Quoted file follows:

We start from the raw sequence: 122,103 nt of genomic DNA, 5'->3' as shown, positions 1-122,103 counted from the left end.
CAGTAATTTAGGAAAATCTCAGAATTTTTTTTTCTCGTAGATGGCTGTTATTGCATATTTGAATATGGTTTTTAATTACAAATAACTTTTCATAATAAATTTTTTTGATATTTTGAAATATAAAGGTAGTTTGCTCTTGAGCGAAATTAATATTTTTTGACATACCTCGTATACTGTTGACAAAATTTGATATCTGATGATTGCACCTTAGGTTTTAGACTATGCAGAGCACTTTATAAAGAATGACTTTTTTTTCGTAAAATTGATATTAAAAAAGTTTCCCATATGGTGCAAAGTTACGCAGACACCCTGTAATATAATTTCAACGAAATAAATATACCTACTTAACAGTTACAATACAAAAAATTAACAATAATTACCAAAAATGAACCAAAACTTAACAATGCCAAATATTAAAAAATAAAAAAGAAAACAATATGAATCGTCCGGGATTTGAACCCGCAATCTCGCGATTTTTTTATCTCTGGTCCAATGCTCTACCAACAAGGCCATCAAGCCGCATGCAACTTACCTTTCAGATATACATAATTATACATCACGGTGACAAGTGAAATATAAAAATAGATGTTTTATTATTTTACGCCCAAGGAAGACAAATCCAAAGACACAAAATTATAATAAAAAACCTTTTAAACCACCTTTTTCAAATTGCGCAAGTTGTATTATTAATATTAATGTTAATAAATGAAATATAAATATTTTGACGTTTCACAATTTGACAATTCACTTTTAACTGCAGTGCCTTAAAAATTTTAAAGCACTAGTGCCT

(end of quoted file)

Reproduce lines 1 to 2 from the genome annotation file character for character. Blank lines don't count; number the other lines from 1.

We start from the raw sequence: 122,103 nt of genomic DNA, 5'->3' as shown, positions 1-122,103 counted from the left end.
CAGTAATTTAGGAAAATCTCAGAATTTTTTTTTCTCGTAGATGGCTGTTATTGCATATTTGAATATGGTTTTTAATTACAAATAACTTTTCATAATAAATTTTTTTGATATTTTGAAATATAAAGGTAGTTTGCTCTTGAGCGAAATTAATATTTTTTGACATACCTCGTATACTGTTGACAAAATTTGATATCTGATGATTGCACCTTAGGTTTTAGACTATGCAGAGCACTTTATAAAGAATGACTTTTTTTTCGTAAAATTGATATTAAAAAAGTTTCCCATATGGTGCAAAGTTACGCAGACACCCTGTAATATAATTTCAACGAAATAAATATACCTACTTAACAGTTACAATACAAAAAATTAACAATAATTACCAAAAATGAACCAAAACTTAACAATGCCAAATATTAAAAAATAAAAAAGAAAACAATATGAATCGTCCGGGATTTGAACCCGCAATCTCGCGATTTTTTTATCTCTGGTCCAATGCTCTACCAACAAGGCCATCAAGCCGCATGCAACTTACCTTTCAGATATACATAATTATACATCACGGTGACAAGTGAAATATAAAAATAGATGTTTTATTATTTTACGCCCAAGGAAGACAAATCCAAAGACACAAAATTATAATAAAAAACCTTTTAAACCACCTTTTTCAAATTGCGCAAGTTGTATTATTAATATTAATGTTAATAAATGAAATATAAATATTTTGACGTTTCACAATTTGACAATTCACTTTTAACTGCAGTGCCTTAAAAATTTTAAAGCACTAGTGCCT